As preliminary arrangements are made to convene an international conference of nations and states to discuss how to implement new, cooperative relationships between indigenous peoples and metropolitan populations, agenda items will undoubtedly include such matters as climate adaptation and economic globalization. Within this new framework for discussion and negotiation, global dialogue on how to meet the needs of all humankind will, for the first time, take on a holistic tone, incorporating such issues as traditional knowledge, property rights, spiritual values, and climate refugees.
Central to this new world order, but not specifically delineated in early efforts at defining adaptation protocols, is the issue of public health. As peoples and populations are uprooted due to dramatically altered climatic and economic conditions, providing public health services to the displaced becomes an international institutional challenge; as epidemics occur due to collapsing public health systems concurrent with the breakdown of modern states, preventing pandemics from the misuse of pharmaceuticals, malnutrition, and mobilized masses of traumatized populations becomes an international institutional crisis.
Maintaining food, health, and housing security under such a situation requires significant levels of international cooperation, as well as massive reallocation of resources from warfare to healthcare. Doing this under the best of circumstances is problematic; given the likelihood of concurrent religious hysteria and outbreaks of civil war, the need for self-restraint by militarized societies cannot be overstated.
In Laurie Garrett’s 2000 book Betrayal of Trust: The Collapse of Global Public Health, she writes, “We live in a world in which new human pathogens emerge and old infectious diseases once thought conquered can resurface with a vengeance.” Noting that public health must take into account the complexities of science, politics, sociology, economics, religion, philosophy and psychology, Garrett asks, “Can it still be assumed that government can and will protect the populace’s health?”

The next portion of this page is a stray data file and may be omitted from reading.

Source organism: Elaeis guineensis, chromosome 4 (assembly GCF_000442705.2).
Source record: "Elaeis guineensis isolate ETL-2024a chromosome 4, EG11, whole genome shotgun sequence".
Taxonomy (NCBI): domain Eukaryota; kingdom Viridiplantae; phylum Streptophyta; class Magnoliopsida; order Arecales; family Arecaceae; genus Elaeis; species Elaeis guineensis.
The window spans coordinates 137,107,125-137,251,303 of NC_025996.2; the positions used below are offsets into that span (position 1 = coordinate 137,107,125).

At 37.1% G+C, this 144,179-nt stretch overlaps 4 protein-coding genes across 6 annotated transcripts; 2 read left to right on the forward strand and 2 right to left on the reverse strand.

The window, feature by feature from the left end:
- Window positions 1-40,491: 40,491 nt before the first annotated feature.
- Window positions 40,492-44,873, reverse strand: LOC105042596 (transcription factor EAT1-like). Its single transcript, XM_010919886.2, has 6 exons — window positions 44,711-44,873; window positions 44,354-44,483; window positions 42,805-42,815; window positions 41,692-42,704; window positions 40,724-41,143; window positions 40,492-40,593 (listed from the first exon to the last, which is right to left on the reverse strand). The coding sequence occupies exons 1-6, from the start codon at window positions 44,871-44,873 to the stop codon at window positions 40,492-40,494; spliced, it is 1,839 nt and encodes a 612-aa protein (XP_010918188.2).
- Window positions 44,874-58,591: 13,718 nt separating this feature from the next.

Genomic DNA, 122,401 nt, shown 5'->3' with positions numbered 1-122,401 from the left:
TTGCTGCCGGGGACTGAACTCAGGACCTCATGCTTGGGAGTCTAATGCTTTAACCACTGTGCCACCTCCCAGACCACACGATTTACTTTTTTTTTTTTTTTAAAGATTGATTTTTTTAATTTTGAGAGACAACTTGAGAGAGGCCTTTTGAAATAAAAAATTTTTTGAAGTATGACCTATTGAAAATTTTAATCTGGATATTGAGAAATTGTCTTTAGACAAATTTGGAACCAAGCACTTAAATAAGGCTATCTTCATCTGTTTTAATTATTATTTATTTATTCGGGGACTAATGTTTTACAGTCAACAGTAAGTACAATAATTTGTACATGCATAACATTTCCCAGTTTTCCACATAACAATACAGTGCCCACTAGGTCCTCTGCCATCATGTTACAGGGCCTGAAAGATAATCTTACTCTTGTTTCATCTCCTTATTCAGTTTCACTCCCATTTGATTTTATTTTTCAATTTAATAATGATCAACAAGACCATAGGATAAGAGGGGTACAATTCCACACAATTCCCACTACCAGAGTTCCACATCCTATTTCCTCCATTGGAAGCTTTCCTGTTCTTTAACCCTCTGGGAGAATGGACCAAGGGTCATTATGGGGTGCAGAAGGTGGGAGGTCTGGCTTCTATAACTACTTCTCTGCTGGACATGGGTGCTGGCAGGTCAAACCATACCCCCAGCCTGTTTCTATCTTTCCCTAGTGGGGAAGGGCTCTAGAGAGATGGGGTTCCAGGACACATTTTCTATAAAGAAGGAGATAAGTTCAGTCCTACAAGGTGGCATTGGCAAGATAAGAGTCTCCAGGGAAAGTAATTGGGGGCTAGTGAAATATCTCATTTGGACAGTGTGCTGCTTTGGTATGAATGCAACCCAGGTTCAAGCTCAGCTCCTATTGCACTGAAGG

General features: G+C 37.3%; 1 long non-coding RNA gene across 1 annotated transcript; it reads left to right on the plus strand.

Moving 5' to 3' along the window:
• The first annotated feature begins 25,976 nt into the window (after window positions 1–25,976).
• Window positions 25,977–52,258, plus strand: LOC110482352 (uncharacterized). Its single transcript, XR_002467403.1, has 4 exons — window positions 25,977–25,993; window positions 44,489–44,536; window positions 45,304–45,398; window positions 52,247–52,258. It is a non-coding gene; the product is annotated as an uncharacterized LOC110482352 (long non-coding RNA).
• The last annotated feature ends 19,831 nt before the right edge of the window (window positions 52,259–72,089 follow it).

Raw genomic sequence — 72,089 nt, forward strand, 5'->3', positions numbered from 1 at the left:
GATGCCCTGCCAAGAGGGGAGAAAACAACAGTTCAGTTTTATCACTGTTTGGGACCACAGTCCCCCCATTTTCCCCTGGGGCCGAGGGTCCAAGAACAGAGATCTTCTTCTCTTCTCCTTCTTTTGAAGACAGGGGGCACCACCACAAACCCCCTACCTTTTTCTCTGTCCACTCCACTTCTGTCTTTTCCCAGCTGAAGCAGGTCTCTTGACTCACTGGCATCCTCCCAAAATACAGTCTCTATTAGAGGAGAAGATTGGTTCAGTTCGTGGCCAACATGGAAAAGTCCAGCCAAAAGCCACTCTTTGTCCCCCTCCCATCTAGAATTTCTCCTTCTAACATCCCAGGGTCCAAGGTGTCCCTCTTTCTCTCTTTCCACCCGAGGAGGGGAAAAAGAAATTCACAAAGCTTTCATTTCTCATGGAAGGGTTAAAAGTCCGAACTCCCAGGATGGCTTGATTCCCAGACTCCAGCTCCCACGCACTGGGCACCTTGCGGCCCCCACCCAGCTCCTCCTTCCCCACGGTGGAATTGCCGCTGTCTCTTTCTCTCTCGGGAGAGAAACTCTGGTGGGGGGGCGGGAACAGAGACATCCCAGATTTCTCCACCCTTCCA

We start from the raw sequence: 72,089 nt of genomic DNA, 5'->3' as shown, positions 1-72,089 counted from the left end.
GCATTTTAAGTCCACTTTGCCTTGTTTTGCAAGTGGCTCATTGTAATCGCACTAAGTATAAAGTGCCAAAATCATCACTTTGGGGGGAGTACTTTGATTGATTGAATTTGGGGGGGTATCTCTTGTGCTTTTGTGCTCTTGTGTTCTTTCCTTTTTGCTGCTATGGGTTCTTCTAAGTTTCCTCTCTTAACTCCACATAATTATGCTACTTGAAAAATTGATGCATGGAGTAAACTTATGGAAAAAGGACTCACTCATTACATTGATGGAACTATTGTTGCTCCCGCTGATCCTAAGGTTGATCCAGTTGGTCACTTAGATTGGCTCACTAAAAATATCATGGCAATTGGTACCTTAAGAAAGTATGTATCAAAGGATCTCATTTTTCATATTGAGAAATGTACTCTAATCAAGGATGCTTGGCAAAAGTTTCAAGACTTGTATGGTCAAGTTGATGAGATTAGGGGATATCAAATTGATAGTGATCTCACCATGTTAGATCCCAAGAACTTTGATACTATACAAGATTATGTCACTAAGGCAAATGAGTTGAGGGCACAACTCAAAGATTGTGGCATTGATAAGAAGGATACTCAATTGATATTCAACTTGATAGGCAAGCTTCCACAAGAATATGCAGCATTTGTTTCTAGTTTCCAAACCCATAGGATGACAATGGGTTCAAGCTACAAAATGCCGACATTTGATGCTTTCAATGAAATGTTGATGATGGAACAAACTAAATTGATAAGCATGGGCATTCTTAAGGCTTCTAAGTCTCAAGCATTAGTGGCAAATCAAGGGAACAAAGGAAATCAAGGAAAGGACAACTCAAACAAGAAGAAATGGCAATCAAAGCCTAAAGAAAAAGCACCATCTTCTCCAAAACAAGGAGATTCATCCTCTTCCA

Noting that public health infrastructures were not terribly resilient in the face of societal stress and economic difficulty, Garrett forewarns, “…an unstable, corrupt society is inevitably a public health catastrophe.”
In the present era of malign neglect and rampant corruption at the highest levels of business and government, it is a dire warning indeed—in terms of public health, safety, freedom, and life itself. So vital to societal stability and so vulnerable to political disorder, public health in either sense — physiological or psychological — when in crisis, can bring down a government.
In the decade since her book was published, Garrett’s research has taken on new
significance. Climate change and globalization have accelerated
exponentially. Her cogent remarks take on new meaning. Not least of
which is her admonition that, “To build trust there must be a sense of
community. And the community must collectively believe in its own
future.” When it comes to global public health, that community is all